The word “unique” gets tossed around in the Hamptons real estate market so often and with so much reckless abandon that it’s become a hackneyed cliché rather than a selling point.
But few East End listings in recent memory have earned the right to be called unique more than a pair of homes that recently hit the market in Water Mill.
Listed at $2.195 million and $2.395 million, respectively, 986 and 988 Noyac Path are technically being offered for sale separately. However, the Cee- JackTeam at Compass, which is representing the properties, strongly suspects that the architecturally fascinating homes will sell as a package to a single buyer — so much so that in addition to separate listings for each of the homes, Compass has also posted a dual listing offering the properties together for $4.59 million.
Owned by the New York City-based artist Joseph La Piana and designed by the renowned firm 1100 Architect, both structures were built in 2007. Each sits on a fully-wooded parcel of land measuring just under three acres. 1100 Architect describes the underlying design principle informing both homes as “open to light, hidden by trees,” adding that the houses have been built to minimize the impact on their surrounding environment.
Combined, the two structures offer four bedrooms with four baths and 2,329 square feet of interior space. But with almost six full acres currently occupied by two relatively small-footprint homes, the potential for the development of a secluded multi-structure Hamptons spread is likely to be very intriguing to prospective buyers.
“I hope anyone that’s interested in pursuing these properties appreciates the architecture as is,” says La Piana. “But really, the possibilities [for expansion] are endless.”
“Buy them both and create the ultimate Hamptons compound,” the Compass team’s listing unabashedly suggests. “Imagine living in a marvel of modern design, while dreaming up and creating your own significantly larger home with all infrastructure in place.”
At 1,381 square feet, 988 Noyac is the larger of the two dwellings. Winner of an American Institute of Architects Design Award in 2008, the structure has been dubbed “The Modern Treehouse,” which is exactly what it looks like as it cantilevers up over the forest floor.
The main entrance to The Treehouse is accessed via what, for lack of a better description, could be called a front patio or porch, though it looks more like a wooden platform extending out invitingly into the woods. Walk through the main door and you first encounter the ample eat-in kitchen filled with upscale appliances, including a Viking stove, a Bosch dishwasher and a Sub-Zero refrigerator. Head down the hallway and the next stop is the first, and by far the smallest, of the home’s three listed bedrooms. This guest room is probably better described as a small study or TV room. A larger, but still relatively compact guest bedroom is next, followed by a hall bathroom and a spacious primary suite with bath.
On the lower level is a finished artist’s studio with its own bath and a separate entrance. The structure’s exterior — its award-winning modern lines and intriguing footprint — are a large part of its appeal, of course. But probably the most thrilling aspect of The Treehouse is the everchanging forest views from its many well-placed interior windows. Dynamic wooded views and its quintessentially modern design also sum up the appeal of The Treehouse’s companion property. As its name implies, The Glass House, a 948-square-foot one-bedroom, one-bath structure is even more open to the natural environment that surrounds it.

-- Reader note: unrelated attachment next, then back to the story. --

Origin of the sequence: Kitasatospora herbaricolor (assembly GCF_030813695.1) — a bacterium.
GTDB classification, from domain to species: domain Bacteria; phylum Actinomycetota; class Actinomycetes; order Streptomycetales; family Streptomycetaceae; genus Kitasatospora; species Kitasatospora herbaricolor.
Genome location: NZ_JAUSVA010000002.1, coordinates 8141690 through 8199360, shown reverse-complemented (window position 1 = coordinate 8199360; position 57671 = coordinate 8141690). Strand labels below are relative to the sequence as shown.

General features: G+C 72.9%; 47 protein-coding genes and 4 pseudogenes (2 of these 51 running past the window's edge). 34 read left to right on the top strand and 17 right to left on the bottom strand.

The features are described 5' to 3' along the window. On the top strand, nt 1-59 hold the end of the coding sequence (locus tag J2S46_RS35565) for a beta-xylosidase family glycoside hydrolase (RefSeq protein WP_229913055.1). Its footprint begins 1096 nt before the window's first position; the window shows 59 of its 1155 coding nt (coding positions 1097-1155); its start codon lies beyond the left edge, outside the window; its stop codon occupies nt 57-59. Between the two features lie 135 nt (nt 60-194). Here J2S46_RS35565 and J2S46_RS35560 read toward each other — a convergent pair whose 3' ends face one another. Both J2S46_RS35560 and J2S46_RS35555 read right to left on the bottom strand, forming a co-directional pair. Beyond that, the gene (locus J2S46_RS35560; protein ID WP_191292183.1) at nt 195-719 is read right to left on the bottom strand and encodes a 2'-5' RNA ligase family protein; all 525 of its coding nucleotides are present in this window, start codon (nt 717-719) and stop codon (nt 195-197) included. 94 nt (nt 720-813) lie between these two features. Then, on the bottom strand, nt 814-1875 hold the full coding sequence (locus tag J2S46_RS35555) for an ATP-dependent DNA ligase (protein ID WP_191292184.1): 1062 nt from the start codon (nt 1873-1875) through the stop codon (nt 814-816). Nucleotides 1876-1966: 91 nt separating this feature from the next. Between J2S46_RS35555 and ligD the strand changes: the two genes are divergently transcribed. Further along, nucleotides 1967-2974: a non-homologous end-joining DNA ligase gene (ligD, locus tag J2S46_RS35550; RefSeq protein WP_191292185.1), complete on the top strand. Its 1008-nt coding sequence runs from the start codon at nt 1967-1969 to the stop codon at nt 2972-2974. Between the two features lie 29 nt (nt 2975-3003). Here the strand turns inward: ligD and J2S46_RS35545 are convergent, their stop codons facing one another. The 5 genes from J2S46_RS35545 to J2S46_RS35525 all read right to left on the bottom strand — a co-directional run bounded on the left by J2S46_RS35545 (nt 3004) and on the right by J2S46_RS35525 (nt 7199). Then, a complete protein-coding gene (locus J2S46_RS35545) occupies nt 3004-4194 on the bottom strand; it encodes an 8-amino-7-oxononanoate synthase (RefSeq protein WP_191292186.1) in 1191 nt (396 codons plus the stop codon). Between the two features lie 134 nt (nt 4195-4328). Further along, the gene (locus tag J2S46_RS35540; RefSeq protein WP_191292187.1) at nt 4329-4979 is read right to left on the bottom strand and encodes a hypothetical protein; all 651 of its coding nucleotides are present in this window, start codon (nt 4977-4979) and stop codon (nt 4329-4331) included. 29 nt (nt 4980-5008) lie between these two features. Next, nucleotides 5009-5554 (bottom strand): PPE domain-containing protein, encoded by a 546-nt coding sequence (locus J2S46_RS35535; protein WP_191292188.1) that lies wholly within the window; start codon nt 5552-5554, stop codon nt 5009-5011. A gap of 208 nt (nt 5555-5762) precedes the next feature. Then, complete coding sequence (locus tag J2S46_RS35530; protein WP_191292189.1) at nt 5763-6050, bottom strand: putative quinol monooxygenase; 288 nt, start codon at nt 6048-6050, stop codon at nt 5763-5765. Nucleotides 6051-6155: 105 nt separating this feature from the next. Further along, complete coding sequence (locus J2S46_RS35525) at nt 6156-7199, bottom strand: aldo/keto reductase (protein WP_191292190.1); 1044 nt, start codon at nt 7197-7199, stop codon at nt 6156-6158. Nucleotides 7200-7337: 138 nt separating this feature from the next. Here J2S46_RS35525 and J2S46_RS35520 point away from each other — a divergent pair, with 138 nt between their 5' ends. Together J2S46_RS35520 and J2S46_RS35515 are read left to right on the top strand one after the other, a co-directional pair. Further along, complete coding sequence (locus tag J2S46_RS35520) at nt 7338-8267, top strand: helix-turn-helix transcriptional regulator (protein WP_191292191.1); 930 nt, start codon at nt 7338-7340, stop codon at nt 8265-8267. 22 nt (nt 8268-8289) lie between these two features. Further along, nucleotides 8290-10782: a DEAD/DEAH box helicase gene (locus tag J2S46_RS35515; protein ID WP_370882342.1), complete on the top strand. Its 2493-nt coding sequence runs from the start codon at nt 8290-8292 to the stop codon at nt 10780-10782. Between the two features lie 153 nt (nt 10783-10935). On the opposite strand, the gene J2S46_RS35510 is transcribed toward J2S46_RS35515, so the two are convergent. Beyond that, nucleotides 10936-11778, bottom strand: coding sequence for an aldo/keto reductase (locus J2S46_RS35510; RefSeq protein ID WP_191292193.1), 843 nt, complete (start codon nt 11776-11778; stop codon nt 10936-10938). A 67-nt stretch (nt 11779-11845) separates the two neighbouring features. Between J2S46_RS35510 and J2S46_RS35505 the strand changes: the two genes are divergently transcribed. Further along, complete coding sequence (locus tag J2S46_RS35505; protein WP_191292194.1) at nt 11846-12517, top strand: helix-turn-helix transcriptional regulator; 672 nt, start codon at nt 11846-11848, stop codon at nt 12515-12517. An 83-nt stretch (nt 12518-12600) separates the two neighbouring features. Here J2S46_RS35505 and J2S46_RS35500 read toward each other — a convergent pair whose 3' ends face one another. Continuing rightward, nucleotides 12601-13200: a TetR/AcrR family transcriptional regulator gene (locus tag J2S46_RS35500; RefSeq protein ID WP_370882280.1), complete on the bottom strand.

“I was always fascinated and obsessed with the Farnsworth House and Ludwig Mies van der Rohe and a lot of the 1940s and ’50s architecture,” La Piana says. “And I always had this fantasy of living in a glass house. The simplicity of it, the raw sort of materiality of it, the concrete floors, the walls of glass, and just literally living in this indoor/outdoor environment that is so unique to what this architecture is all about.”
La Piana points out that the stunning architecture of the structures aside, he was drawn to the land’s similarity to the Hudson Valley, where he had previously lived. He worried that on the East End he wouldn’t find the space and privacy to which he had become accustomed. But his fears were assuaged when he came across the Noyac Path properties.
And of course, he felt deeply connected to the homes themselves. “These houses really spoke to me,” he says. “I couldn’t have conceived of them being more perfect in terms of who I am as a person and an artist.”
Whether The Treehouse and The Glass House are ultimately sold separately or together, the CeeJack- Team at Compass know they have a “unique” offering on their hands.
“It’s a very special enclave in the heights of Water Mill — it’s so rare to have treetop views and elevation out east,” says Compass’ Kyle Barisich.
“The sylvan setting feels like you’re far away from any neighbor, much like somewhere upstate in the Hudson Valley. Yet you’re nestled in a Hamptons trifecta with easy proximity to three of the area’s best villages [Sag Harbor, Bridgehampton and Southampton], as well as ocean and bay beaches and farm fields.”
This article appeared in the December 15, 2023, issue of Behind The Hedges magazine. Read the full issue online here.